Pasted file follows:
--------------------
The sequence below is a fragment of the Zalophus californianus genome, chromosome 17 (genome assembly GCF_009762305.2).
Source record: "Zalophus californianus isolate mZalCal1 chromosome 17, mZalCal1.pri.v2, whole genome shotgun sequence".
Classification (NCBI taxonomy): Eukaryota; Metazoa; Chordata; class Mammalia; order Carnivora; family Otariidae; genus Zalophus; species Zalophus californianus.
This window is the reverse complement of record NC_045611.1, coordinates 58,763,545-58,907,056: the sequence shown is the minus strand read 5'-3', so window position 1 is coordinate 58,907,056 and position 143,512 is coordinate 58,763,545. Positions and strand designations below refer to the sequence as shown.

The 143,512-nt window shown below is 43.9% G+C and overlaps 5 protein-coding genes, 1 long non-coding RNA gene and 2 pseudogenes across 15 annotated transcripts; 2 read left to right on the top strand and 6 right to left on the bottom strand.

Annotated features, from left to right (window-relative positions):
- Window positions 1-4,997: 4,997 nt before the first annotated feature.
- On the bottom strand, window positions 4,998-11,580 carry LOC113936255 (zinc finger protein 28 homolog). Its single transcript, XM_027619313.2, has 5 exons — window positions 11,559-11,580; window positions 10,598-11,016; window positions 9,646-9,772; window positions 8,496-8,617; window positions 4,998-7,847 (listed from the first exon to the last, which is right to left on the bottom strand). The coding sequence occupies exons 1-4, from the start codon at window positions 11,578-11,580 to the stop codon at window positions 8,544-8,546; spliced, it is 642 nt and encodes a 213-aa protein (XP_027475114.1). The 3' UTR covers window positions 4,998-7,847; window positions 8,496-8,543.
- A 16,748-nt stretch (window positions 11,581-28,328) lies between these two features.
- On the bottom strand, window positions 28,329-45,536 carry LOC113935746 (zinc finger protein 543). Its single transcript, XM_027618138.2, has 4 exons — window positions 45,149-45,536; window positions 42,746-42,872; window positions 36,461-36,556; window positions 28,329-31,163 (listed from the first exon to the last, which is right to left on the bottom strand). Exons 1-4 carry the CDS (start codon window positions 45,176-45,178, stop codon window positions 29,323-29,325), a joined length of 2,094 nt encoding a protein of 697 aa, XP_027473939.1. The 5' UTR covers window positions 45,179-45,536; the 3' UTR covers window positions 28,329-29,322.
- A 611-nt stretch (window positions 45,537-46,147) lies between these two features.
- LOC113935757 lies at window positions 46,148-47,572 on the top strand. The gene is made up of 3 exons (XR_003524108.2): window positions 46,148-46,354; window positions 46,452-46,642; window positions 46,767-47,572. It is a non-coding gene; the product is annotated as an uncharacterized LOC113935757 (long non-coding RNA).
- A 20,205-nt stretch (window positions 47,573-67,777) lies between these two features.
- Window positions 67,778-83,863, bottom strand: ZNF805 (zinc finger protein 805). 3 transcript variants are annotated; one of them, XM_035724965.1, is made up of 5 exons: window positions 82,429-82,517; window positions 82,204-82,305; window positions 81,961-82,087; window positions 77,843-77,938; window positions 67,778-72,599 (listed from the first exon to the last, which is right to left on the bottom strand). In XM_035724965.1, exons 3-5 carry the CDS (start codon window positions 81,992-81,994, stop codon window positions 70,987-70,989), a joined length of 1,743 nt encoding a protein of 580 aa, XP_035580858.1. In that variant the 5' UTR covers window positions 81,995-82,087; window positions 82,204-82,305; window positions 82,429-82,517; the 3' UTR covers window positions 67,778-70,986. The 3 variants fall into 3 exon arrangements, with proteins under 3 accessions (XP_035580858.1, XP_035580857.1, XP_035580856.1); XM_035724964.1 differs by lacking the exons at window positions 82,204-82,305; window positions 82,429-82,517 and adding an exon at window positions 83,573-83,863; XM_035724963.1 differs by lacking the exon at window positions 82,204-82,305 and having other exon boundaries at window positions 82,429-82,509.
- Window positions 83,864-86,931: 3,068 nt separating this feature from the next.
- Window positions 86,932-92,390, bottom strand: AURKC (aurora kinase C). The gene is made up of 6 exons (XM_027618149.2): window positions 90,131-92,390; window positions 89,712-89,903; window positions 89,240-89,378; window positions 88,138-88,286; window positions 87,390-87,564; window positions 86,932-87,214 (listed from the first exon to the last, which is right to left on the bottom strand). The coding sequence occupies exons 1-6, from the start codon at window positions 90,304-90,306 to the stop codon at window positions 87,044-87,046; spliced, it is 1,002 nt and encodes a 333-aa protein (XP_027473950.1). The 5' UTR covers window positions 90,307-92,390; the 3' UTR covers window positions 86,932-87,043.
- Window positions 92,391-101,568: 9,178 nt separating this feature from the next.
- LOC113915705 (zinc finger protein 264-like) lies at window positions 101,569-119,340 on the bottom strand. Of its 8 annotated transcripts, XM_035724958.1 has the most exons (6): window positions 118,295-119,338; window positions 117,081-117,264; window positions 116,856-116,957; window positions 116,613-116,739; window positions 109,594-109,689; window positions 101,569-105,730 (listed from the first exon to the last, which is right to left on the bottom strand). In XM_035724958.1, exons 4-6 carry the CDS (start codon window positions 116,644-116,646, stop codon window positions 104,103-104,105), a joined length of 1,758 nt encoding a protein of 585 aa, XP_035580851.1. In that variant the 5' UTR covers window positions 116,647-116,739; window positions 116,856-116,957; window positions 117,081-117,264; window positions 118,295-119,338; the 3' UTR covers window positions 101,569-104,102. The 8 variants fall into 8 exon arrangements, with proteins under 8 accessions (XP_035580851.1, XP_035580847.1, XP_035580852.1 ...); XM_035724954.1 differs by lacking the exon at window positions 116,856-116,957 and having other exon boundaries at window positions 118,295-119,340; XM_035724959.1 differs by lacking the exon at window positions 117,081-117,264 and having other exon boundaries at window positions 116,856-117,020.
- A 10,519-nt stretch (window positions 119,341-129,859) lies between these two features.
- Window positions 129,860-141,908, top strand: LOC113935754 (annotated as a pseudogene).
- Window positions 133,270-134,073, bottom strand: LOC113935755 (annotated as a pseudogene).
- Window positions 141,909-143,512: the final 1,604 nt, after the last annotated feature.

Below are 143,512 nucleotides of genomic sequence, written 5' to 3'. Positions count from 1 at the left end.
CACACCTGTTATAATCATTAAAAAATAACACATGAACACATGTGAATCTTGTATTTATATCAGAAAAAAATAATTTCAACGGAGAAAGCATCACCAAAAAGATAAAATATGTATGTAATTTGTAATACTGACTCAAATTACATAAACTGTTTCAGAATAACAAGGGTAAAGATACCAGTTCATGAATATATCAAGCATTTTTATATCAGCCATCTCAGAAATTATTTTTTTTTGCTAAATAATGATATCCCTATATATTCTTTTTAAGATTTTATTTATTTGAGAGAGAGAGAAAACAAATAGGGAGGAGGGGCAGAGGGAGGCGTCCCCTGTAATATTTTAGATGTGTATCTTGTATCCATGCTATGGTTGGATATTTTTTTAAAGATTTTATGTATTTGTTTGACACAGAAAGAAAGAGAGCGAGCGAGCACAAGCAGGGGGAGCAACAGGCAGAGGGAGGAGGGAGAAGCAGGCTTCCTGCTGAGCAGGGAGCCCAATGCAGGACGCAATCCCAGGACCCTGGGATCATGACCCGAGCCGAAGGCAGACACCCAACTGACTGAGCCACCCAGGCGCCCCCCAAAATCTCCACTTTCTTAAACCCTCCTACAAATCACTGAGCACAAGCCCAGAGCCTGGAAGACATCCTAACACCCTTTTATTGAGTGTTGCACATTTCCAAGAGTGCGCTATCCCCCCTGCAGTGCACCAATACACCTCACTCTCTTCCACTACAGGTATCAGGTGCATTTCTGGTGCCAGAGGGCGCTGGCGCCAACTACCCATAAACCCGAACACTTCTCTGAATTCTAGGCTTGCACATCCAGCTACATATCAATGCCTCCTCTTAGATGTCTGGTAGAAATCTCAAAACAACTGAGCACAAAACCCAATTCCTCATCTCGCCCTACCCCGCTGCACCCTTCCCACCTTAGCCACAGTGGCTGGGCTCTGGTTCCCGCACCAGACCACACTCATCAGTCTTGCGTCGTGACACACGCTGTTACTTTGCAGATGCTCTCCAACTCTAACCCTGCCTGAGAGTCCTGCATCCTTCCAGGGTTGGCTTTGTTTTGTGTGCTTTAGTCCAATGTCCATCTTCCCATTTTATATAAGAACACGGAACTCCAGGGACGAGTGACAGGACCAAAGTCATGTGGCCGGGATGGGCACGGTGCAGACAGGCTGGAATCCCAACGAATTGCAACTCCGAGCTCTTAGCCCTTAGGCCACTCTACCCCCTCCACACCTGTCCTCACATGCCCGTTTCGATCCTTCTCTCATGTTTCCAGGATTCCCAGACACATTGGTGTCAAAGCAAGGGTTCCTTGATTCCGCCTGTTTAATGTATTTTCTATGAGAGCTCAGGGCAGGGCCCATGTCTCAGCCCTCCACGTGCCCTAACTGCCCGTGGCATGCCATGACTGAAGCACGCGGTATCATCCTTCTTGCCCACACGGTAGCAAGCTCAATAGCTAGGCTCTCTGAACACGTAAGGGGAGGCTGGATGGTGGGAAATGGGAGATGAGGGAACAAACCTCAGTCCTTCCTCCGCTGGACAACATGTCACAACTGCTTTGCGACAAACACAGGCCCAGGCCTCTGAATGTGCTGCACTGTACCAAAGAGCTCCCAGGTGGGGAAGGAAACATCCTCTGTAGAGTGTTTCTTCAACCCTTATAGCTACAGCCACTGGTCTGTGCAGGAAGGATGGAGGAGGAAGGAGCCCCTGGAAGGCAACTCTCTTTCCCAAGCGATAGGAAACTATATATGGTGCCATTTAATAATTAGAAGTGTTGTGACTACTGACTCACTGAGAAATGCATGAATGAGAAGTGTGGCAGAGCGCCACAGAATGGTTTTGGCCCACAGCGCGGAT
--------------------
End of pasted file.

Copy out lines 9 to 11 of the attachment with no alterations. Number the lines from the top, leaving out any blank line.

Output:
- A 16,748-nt stretch (window positions 11,581-28,328) lies between these two features.
- On the bottom strand, window positions 28,329-45,536 carry LOC113935746 (zinc finger protein 543). Its single transcript, XM_027618138.2, has 4 exons — window positions 45,149-45,536; window positions 42,746-42,872; window positions 36,461-36,556; window positions 28,329-31,163 (listed from the first exon to the last, which is right to left on the bottom strand). Exons 1-4 carry the CDS (start codon window positions 45,176-45,178, stop codon window positions 29,323-29,325), a joined length of 2,094 nt encoding a protein of 697 aa, XP_027473939.1. The 5' UTR covers window positions 45,179-45,536; the 3' UTR covers window positions 28,329-29,322.
- A 611-nt stretch (window positions 45,537-46,147) lies between these two features.